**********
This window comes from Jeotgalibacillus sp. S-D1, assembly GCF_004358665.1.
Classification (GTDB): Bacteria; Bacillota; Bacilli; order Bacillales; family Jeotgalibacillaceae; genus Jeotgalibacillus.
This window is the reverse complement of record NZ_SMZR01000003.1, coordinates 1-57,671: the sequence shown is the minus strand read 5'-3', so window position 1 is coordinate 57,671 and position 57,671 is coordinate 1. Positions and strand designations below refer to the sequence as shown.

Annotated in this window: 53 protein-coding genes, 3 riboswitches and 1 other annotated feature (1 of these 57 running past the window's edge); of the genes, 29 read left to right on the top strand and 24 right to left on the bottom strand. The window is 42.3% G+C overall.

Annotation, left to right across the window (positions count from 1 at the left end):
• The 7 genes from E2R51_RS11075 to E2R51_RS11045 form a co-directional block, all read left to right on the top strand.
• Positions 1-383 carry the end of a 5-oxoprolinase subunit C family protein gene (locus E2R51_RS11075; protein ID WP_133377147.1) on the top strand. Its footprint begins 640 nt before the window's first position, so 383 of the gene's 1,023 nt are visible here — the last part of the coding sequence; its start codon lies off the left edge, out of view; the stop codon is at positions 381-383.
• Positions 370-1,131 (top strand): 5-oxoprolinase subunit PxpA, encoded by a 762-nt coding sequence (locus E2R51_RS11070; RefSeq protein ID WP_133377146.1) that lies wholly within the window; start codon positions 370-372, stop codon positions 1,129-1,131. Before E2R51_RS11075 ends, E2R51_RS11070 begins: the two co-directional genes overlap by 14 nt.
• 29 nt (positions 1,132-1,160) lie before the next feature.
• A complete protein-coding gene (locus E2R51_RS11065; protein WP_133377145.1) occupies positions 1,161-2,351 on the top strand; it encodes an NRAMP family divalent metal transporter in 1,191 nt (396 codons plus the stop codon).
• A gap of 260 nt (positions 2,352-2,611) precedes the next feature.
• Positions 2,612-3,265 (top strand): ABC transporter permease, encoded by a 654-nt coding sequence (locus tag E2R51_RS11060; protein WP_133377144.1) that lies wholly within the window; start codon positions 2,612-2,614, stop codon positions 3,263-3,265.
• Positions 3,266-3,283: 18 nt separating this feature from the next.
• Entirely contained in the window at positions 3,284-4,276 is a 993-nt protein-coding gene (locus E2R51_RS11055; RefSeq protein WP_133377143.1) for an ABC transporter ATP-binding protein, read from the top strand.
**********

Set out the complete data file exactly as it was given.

This window comes from Jeotgalibacillus sp. S-D1, assembly GCF_004358665.1.
Classification (GTDB): Bacteria; Bacillota; Bacilli; order Bacillales; family Jeotgalibacillaceae; genus Jeotgalibacillus.
This window is the reverse complement of record NZ_SMZR01000003.1, coordinates 1-57,671: the sequence shown is the minus strand read 5'-3', so window position 1 is coordinate 57,671 and position 57,671 is coordinate 1. Positions and strand designations below refer to the sequence as shown.

Annotated in this window: 53 protein-coding genes, 3 riboswitches and 1 other annotated feature (1 of these 57 running past the window's edge); of the genes, 29 read left to right on the top strand and 24 right to left on the bottom strand. The window is 42.3% G+C overall.

Annotation, left to right across the window (positions count from 1 at the left end):
• The 7 genes from E2R51_RS11075 to E2R51_RS11045 form a co-directional block, all read left to right on the top strand.
• Positions 1-383 carry the end of a 5-oxoprolinase subunit C family protein gene (locus E2R51_RS11075; protein ID WP_133377147.1) on the top strand. Its footprint begins 640 nt before the window's first position, so 383 of the gene's 1,023 nt are visible here — the last part of the coding sequence; its start codon lies off the left edge, out of view; the stop codon is at positions 381-383.
• Positions 370-1,131 (top strand): 5-oxoprolinase subunit PxpA, encoded by a 762-nt coding sequence (locus E2R51_RS11070; RefSeq protein ID WP_133377146.1) that lies wholly within the window; start codon positions 370-372, stop codon positions 1,129-1,131. Before E2R51_RS11075 ends, E2R51_RS11070 begins: the two co-directional genes overlap by 14 nt.
• 29 nt (positions 1,132-1,160) lie before the next feature.
• A complete protein-coding gene (locus E2R51_RS11065; protein WP_133377145.1) occupies positions 1,161-2,351 on the top strand; it encodes an NRAMP family divalent metal transporter in 1,191 nt (396 codons plus the stop codon).
• A gap of 260 nt (positions 2,352-2,611) precedes the next feature.
• Positions 2,612-3,265 (top strand): ABC transporter permease, encoded by a 654-nt coding sequence (locus tag E2R51_RS11060; protein WP_133377144.1) that lies wholly within the window; start codon positions 2,612-2,614, stop codon positions 3,263-3,265.
• Positions 3,266-3,283: 18 nt separating this feature from the next.
• Entirely contained in the window at positions 3,284-4,276 is a 993-nt protein-coding gene (locus E2R51_RS11055; RefSeq protein WP_133377143.1) for an ABC transporter ATP-binding protein, read from the top strand.